BY REBECCA HISCOTT
Left image shows a normal brain scan; middle image shows a suspected CTE subject and right image shows an Alzheimer's case. More red and yellow colors demonstrate more abnormal brain proteins (tau and amyloid). Image: PNAS/David Geffen School of Medicine at UCLA.
In the past few years, national media attention has revolved around several high-profile cases of athletes who committed suicide and were later found to have chronic traumatic encephalopathy (CTE), a degenerative brain disease that appears in people with a history of repeated traumatic brain injury (TBI). It is believed to cause progressive cognitive and behavioral changes such as memory loss, confusion, dementia, suicidal behavior, depression, personality changes, and even physical symptoms like tremors or an abnormal gait.
Currently, the only way to diagnose the disease is after a patient’s death, when doctors can perform an autopsy to look for an accumulation of tau protein—which is also observed in people with Alzheimer’s—in regions of the brain that control mood, cognition, and motor function. In living patients, doctors may suspect CTE based on cognitive, behavioral, and motor changes, combined with a history of TBI.
Now, researchers at the University of California, Los Angeles, have found a way to detect possible signs of this devastating condition in the brains of living people.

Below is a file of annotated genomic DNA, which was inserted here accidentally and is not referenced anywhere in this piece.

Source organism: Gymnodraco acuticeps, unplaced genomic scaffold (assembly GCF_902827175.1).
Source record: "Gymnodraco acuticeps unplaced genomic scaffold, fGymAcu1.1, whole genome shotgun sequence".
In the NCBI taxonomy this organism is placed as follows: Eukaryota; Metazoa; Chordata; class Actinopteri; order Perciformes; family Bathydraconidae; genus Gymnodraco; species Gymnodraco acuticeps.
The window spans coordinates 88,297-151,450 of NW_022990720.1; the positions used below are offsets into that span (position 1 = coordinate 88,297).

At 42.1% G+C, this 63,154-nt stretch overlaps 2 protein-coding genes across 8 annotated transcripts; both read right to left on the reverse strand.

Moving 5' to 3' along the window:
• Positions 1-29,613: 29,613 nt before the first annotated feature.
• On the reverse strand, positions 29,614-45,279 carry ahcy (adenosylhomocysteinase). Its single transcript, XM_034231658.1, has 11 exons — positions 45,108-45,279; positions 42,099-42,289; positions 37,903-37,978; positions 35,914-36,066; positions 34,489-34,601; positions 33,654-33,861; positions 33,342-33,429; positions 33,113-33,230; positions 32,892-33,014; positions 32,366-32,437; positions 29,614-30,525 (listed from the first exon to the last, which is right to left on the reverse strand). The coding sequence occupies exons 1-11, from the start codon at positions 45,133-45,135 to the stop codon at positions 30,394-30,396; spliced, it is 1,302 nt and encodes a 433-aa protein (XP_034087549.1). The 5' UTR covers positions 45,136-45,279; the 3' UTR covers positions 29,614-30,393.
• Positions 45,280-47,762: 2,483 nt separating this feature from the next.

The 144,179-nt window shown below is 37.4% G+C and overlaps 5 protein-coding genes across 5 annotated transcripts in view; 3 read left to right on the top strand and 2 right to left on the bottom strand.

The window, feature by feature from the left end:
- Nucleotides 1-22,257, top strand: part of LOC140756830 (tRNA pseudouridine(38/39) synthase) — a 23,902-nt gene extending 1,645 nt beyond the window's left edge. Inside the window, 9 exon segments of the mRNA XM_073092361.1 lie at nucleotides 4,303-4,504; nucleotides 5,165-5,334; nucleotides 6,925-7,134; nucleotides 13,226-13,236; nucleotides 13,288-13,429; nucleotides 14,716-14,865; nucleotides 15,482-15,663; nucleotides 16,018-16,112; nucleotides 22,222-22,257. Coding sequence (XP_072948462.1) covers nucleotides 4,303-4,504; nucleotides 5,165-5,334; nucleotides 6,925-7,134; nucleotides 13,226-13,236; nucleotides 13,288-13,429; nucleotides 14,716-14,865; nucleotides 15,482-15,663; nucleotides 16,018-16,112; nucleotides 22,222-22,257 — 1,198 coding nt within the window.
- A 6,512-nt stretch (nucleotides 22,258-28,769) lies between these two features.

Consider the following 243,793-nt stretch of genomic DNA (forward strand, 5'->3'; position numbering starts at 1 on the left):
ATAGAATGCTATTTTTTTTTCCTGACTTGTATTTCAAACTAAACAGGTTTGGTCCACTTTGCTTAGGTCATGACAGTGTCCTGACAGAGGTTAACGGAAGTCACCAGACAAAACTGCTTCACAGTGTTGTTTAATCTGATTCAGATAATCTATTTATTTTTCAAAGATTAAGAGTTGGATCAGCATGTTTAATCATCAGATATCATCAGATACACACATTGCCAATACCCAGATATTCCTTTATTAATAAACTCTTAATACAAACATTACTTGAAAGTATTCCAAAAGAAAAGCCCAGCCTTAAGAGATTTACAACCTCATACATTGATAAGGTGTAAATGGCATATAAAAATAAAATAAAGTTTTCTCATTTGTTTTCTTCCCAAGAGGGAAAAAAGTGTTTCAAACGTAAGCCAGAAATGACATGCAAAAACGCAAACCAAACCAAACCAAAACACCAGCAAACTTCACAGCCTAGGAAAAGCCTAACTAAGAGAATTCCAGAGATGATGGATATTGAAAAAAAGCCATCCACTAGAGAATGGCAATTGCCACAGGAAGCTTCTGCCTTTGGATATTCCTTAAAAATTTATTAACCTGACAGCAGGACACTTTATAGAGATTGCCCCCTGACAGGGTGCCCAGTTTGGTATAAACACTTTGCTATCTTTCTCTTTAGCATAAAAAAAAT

PET Scans Reveal Protein Pattern
For the study, published in the Proceedings of the National Academy of Sciences, 14 former NFL players suspected to have CTE based on their cognitive and behavioral symptoms received positron emission tomography (PET) scans using a special chemical tracer that allowed the researchers to track how tau protein was spread throughout their brains. The researchers administered the same PET scans to 24 people with Alzheimer’s disease and 28 healthy people.
All of the former football players had similar patterns of tau deposits throughout their brains, concentrated mainly in the subcortical region and the amygdala—areas that govern learning, memory, behavior, and emotions. This pattern appeared consistent with that of tau accumulation observed in people with an autopsy-confirmed diagnosis of CTE, the researchers said.
The brains of the Alzheimer’s patients had a different pattern of tau accumulation—one that involved areas of the cerebral cortex, which governs cognitive abilities like memory, thinking, and attention.
“We found that the imaging pattern in people with suspected CTE differs significantly from healthy volunteers and those with Alzheimer’s,” said study author Julian E. Bailes, MD, director of the Brain Injury Research Institute and chairman of neurology at NorthShore Neurological Institute in Evanston, IL, in a news release.
The Way Forward
The findings are very preliminary, and Dr. Bailes and his colleagues cautioned that the observed tau accumulations do not definitively prove that the 14 retired NFL players have CTE. Larger studies conducted at multiple centers throughout the country will be needed to test this technology and validate the findings, they said. Involving patients who have experienced other types of brain injury, such as veterans with blast-induced TBI, will also be crucial.
But Dr. Bailes said the findings do suggest that PET scans may be helpful for differentiating trauma-related cognitive issues from those caused by Alzheimer’s disease. And, he added, the results could ultimately help doctors diagnose the condition and even test possible treatments.
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